Sepsis was induced in mice undergoing cecal ligation and puncture (CLP) surgery (CLP Group, n=8). Mice were anesthetized with 2% pentobarbital, and a 1- to 2-cm midline incision was made along the linea-alba of the abdominal muscle to isolate and exteriorize the cecum. A total of 75% of the cecum was ligated with a 4-0 silk suture, and the cecum was punctured twice with a 21-gauge needle. A small amount (1 droplet) of feces was gently extruded from the holes to ensure patency. The cecum was then returned to the peritoneal cavity and the abdominal incision was closed with 4-0 silk sutures. After the operation, 1 ml pre-warmed normal saline was administered into the peritoneal cavity. The survival rate was examined over the whole experiment (up to 4 days). For the UA (Aldrich Chemical Co., Milwaukee, WI, USA; high performance liquid chromatography, 98%) treatment groups (2 mg/kg, low-concentration, n=8 or 20 mg/kg, high-concentration, n=8), mice received intraperitoneal administration of UA 2 weeks before CLP surgery. In the sham-operated group (control group, n=8), mice underwent the same procedure but were neither ligated nor punctured, and the mice were intraperitoneally injected with 2 ml PBS. In another experiment, the 96 h survival of CLP mice with or without UA treatment was observed (n=8 in each group).

The animal study was approved by the Animal Care and Use Committee at the Beijing Tsinghua Changgung Hospital (Beijing, China; permit number: TCH-2015-0019).

Serum inflammatory cytokine measurement

The effects of UA on serum cytokine levels were analyzed by ELISA at 24 h after CLP, which was determined to be the optimum measuring time in previous studies (17,19). Serum levels of tumor necrosis factor-α (TNF-α; cat. no. E-EL-M0049), interleukin (IL)-1β (cat. no. E-EL-M0037) and IL-6 (cat. no. E-EL-M0044) were detected using a mouse bioactive ELISA assay, according to the manufacturer's protocol (Elabscience Biotechnology Co., Ltd., Wuhan, China), there were three replicates for each sample tested, n=8 in the control group; n=6 in CLP group (2 mice succumbed within 24 h); n=7 in UA(L)+CLP group (1 mouse succumbed within 24 h); n=8 in UA(H)+CLP group.

Measurement of serum creatinine (Scr) and blood urea nitrogen (BUN)

Blood samples were collected at 24 h after CLP surgery in each group and renal function was monitored by measuring the concentration of BUN (cat. no. C013-2) and Scr (cat. no. C011-1) in serum using an enzymatic kinetic methods and picric acid methods detection kits (Nanjing Jiancheng Bioengineering Institute, Nanjing, China), according to the manufacturer's protocol. For BUN and Scr, n=8 in the control group; n=6 in CLP group (2 mice succumbed within 24 h); n=7 in UA(L)+CLP group (1 mouse succumbed within 24 h); n=8 in UA(H)+CLP group.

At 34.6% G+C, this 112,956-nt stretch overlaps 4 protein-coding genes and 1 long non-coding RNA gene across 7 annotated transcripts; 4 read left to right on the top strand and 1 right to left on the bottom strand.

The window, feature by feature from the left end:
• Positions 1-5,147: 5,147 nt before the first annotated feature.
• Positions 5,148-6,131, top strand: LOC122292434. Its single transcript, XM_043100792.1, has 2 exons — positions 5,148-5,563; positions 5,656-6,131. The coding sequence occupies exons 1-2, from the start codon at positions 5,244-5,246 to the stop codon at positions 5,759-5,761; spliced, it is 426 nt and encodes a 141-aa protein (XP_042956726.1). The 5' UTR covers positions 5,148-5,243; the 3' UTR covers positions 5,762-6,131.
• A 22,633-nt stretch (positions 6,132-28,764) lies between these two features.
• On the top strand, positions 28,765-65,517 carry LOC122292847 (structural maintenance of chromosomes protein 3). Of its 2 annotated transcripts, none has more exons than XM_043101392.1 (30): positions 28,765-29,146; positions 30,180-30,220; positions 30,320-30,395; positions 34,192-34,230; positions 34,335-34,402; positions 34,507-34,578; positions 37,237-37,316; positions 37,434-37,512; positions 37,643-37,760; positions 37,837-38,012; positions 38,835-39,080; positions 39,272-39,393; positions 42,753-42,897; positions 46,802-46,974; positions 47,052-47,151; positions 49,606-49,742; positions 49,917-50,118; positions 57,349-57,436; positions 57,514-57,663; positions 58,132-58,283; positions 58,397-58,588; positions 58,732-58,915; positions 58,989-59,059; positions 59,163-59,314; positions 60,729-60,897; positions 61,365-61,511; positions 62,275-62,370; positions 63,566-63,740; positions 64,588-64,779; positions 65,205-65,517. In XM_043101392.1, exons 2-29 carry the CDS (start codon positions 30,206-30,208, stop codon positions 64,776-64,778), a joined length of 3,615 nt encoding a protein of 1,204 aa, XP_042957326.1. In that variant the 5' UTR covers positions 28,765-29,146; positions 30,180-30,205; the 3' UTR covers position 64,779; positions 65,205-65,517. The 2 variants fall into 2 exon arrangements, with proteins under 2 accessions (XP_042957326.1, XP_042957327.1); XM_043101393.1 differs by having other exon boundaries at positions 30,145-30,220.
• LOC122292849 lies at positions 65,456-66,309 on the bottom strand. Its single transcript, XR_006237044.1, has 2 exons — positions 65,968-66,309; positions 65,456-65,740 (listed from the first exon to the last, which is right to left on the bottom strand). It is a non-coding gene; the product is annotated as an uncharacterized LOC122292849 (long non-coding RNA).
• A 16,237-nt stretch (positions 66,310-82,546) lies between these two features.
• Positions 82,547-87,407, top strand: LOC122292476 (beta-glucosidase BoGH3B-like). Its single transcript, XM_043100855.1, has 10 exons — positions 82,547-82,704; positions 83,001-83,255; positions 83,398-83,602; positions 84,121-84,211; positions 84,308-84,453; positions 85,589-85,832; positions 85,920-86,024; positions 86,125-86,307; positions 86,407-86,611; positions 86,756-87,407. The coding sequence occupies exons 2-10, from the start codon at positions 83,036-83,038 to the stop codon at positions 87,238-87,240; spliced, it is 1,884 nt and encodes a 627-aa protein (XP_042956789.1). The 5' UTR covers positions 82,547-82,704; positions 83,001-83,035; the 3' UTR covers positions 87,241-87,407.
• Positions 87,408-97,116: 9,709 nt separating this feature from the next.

Measurement of reactive oxygen species (ROS)

The renal tissues were harvested and homogenized in phosphate buffer at 24 h after CLP surgery in each group. ROS (ID: GMS10016.3; Genmed Scientifics, Inc., Shanghai, China) levels were measured using a dichloro-dihydro-fluorescein diacetate (DCFH-DA) assay, according to the manufacturer's protocol. In brief, kidney tissue whole homogenate (100 µl) was added to 1.4 ml 50 mM phosphate buffer in dark-adapted counting vials. After dark adaptation for 1 h at room temperature, the homogenate was incubated with 10 µM DCFH-DA for 20 min at 37°C in the dark for the detection of ROS. The samples were counted every 20 sec for 3 min using a luminometer (Autolumat Plus LB953; Berthold Technologies GmbH, Bad Wildbad, Germany).

Measurement of 8-hydroxy-2′-deoxyguanosine (8-OHdG)

Plasma levels of an oxidative stress marker, 8-OHdG, was measured using a DNA damage ELISA kit (cat. no. ADI-EKS-350; Enzo Life Sciences, Inc., Farmingdale, NY, USA), according to the manufacturer's protocol.

Hematoxylin and eosin staining

Formalin-fixed (4% formalin at room temperature for 24 h) and paraffin-embedded kidney tissues were cut into ~5 µm-thick sections, which were stained with hematoxylin and eosin (cat. no. C0105; Beyotime Institute of Biotechnology, Haimen, China) at room temperature for 1–2 min, and visualized under a light microscope (model DM 2500; Leica Microsystems, Inc., Buffalo Grove, IL, USA).

Reverse transcription-quantitative polymerase chain reaction (RT-qPCR)